• xtal256 (unregistered)

    I assume this is a joke, but the sad thing is that it actually describes quite accurately the mindset of most of the developers I've worked with. And they seem to think it's a good thing!

  • (nodebb) in reply to Ann on a Mouse

    Reminds me of LaTeX and Markdown editors, or the dominant compile-run cycle in programming:

    I spent way too long in my younger days working with programs written by people who very clearly never actually USED them. My favorite was the specialized code editor. It was literally impossible for the workflow to ever push UI elements BACK to the editor from later on in the workflow — logic moved exclusively FROM the program TO the later stages. Did the geniuses who wrote the program do the sane thing (store the UI as OS-native widgets and then export code based on that when you were finished)? Of course not! You edited plain text, with syntax in it, and if you wanted to see what it looked like, you had to press another button to see an uneditable compilation.

    There are some people who prefer interactive programming which you can use, work with, and edit live. Some people use REPL-based programming or notebooks, some people use low-code or spreadsheets, some people still believe that Smalltalk or Lisp are the superior environment, and there's environments like Pharo still built around code images that you can both interact with, evaluate expressions in, and edit the code yourself.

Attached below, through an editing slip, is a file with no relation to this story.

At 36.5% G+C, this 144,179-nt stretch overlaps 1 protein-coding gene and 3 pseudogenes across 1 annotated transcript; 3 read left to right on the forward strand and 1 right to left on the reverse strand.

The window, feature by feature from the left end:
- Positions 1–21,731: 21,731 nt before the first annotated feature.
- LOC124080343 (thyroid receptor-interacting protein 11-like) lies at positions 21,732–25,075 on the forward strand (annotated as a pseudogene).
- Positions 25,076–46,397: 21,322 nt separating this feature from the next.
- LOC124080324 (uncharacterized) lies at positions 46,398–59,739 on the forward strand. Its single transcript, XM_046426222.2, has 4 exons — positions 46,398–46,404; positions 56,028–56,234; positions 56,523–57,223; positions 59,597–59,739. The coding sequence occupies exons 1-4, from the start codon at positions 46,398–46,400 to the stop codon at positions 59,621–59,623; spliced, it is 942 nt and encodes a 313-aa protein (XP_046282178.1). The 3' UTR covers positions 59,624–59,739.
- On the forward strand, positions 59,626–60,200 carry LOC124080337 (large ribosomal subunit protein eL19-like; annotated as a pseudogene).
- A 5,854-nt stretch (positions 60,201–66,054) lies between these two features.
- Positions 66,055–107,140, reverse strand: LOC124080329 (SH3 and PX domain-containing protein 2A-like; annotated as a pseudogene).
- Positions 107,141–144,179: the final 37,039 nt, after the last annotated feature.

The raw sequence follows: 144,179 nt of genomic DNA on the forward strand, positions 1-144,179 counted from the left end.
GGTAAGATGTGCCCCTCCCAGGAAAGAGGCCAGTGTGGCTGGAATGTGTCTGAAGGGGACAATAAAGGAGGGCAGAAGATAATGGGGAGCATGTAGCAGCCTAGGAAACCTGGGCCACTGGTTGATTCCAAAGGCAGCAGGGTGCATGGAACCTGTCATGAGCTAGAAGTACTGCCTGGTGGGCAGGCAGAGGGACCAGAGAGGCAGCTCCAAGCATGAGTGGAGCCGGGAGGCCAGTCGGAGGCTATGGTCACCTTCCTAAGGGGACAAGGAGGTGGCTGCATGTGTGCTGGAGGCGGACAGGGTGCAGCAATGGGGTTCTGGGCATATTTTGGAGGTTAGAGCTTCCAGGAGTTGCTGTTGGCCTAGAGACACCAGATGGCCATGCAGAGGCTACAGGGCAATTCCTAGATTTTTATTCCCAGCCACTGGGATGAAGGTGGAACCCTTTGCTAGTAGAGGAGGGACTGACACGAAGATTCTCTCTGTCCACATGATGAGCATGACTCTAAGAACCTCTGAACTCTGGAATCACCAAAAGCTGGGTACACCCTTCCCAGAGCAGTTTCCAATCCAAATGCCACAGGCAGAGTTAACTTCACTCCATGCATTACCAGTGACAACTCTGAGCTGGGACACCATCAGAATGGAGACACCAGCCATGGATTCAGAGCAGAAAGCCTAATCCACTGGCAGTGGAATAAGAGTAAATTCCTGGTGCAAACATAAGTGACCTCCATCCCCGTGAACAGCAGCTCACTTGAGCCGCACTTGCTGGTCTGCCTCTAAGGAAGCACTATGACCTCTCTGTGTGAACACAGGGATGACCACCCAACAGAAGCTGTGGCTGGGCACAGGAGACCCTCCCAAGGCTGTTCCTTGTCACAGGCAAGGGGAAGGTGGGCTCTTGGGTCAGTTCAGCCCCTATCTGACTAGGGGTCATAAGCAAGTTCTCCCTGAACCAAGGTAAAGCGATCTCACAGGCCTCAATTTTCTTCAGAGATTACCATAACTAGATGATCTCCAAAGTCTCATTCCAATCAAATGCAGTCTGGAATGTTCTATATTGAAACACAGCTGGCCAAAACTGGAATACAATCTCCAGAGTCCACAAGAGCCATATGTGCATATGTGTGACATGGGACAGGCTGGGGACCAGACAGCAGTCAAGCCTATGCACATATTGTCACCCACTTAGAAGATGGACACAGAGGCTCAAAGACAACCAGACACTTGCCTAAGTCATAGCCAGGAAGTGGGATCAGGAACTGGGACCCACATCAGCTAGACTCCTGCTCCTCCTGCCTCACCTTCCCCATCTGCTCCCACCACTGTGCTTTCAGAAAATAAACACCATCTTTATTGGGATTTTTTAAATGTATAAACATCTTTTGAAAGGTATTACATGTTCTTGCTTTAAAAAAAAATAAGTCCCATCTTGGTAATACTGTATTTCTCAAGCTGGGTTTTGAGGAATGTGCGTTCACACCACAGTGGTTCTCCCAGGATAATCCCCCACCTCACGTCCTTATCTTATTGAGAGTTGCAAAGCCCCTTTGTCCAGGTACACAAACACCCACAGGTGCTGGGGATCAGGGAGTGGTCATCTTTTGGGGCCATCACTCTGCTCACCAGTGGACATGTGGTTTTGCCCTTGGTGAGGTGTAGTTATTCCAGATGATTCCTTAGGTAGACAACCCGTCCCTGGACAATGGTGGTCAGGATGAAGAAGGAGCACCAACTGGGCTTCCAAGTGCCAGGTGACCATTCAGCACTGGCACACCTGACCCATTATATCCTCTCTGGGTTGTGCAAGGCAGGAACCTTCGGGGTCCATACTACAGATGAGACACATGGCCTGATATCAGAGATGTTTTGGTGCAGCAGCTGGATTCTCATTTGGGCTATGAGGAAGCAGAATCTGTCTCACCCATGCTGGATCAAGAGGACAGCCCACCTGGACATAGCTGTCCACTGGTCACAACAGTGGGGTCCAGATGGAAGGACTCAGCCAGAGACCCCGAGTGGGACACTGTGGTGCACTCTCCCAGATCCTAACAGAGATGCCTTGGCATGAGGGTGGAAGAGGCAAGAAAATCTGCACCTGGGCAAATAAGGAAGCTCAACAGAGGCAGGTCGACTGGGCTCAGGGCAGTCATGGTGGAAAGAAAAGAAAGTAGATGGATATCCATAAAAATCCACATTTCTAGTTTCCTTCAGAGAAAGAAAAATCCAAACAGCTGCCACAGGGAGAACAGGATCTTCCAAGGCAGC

Personally the closest thing I do is injecting CSS and JS into websites or web apps, or using Inspect Element to poke around and edit pages. Sadly, for desktop apps, GTK Inspector is a lot more limited, and Qt's GammaRay is prone to crashing the app (attaching always crashes, but spawning an app in GammaRay is stable-ish.)

    I don't know if graphical GUI designers are more common nowadays, in the web/React or QML worlds, than they were in the Visual Basic and Qt Widgets drag-and-drop days. I heard React popularized the code tree as the source of truth, and QML has both text editors and graphical designers.

  • (nodebb)

    We design the backend first, than we are told, that the GUI team is to overloaded to add the necessary dialogue for defining a list of numbers in time for the Demo - while we scramble to swap out the whole design based on changed requirements for the list of values.

  • Sameer (unregistered)
    Comment held for moderation.
  • Ann on a Mouse (unregistered) in reply to nyanpasu64

    Uh, why did you change “text editor” to “code editor”? I was talking about a program which was written to edit specifically styled text for publication, not something to edit code.

  • INVESTGENIX USA (unregistered)
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  • Neveranulll (unregistered)

    “ No matter how “properly” the system is designed from the start, within the first year of its life, maintenance programmers unfamiliar with the complex architecture (and having no help from out-of-date documentation) will turn the system into a complete mess with bug fixes and change requests.”

    There is nothing more frustrating than seeing your carefully and brilliantly designed code completely destroyed by someone else, who added a minor feature or “fixed” something he thought was wrong because he had no clue what you were doing, and he somehow managed to get it into the production code base while you were off working on another assignment, or on vacation.

  • educational consultancy (unregistered)
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  • Sheena Pescasio (unregistered)